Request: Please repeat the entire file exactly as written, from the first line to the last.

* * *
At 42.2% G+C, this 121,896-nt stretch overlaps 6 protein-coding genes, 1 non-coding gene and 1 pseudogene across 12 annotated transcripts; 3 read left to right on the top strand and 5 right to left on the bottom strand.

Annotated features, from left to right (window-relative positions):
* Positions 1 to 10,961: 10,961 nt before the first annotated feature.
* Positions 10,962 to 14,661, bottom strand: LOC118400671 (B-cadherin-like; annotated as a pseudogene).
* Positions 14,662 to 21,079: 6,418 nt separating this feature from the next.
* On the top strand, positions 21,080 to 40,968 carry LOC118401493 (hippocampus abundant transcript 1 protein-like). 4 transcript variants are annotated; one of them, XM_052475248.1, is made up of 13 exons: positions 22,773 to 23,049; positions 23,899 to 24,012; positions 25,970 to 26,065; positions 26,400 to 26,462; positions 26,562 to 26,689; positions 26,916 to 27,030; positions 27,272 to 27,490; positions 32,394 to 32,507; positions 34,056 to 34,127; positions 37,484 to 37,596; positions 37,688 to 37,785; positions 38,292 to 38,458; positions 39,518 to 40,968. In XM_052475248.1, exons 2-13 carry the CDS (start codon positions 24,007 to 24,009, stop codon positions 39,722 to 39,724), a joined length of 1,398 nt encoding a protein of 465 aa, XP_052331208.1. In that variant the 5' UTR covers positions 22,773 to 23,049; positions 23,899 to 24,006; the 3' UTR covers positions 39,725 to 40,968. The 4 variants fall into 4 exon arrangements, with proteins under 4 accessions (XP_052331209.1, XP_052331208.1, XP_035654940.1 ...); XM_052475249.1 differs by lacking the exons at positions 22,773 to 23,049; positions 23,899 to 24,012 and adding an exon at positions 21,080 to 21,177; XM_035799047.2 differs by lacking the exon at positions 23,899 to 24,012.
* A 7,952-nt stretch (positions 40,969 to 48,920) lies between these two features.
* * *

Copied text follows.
At 42.2% G+C, this 121,896-nt stretch overlaps 6 protein-coding genes, 1 non-coding gene and 1 pseudogene across 12 annotated transcripts; 3 read left to right on the top strand and 5 right to left on the bottom strand.

Annotated features, from left to right (window-relative positions):
* Positions 1 to 10,961: 10,961 nt before the first annotated feature.
* Positions 10,962 to 14,661, bottom strand: LOC118400671 (B-cadherin-like; annotated as a pseudogene).
* Positions 14,662 to 21,079: 6,418 nt separating this feature from the next.
* On the top strand, positions 21,080 to 40,968 carry LOC118401493 (hippocampus abundant transcript 1 protein-like). 4 transcript variants are annotated; one of them, XM_052475248.1, is made up of 13 exons: positions 22,773 to 23,049; positions 23,899 to 24,012; positions 25,970 to 26,065; positions 26,400 to 26,462; positions 26,562 to 26,689; positions 26,916 to 27,030; positions 27,272 to 27,490; positions 32,394 to 32,507; positions 34,056 to 34,127; positions 37,484 to 37,596; positions 37,688 to 37,785; positions 38,292 to 38,458; positions 39,518 to 40,968. In XM_052475248.1, exons 2-13 carry the CDS (start codon positions 24,007 to 24,009, stop codon positions 39,722 to 39,724), a joined length of 1,398 nt encoding a protein of 465 aa, XP_052331208.1. In that variant the 5' UTR covers positions 22,773 to 23,049; positions 23,899 to 24,006; the 3' UTR covers positions 39,725 to 40,968. The 4 variants fall into 4 exon arrangements, with proteins under 4 accessions (XP_052331209.1, XP_052331208.1, XP_035654940.1 ...); XM_052475249.1 differs by lacking the exons at positions 22,773 to 23,049; positions 23,899 to 24,012 and adding an exon at positions 21,080 to 21,177; XM_035799047.2 differs by lacking the exon at positions 23,899 to 24,012.
* A 7,952-nt stretch (positions 40,969 to 48,920) lies between these two features.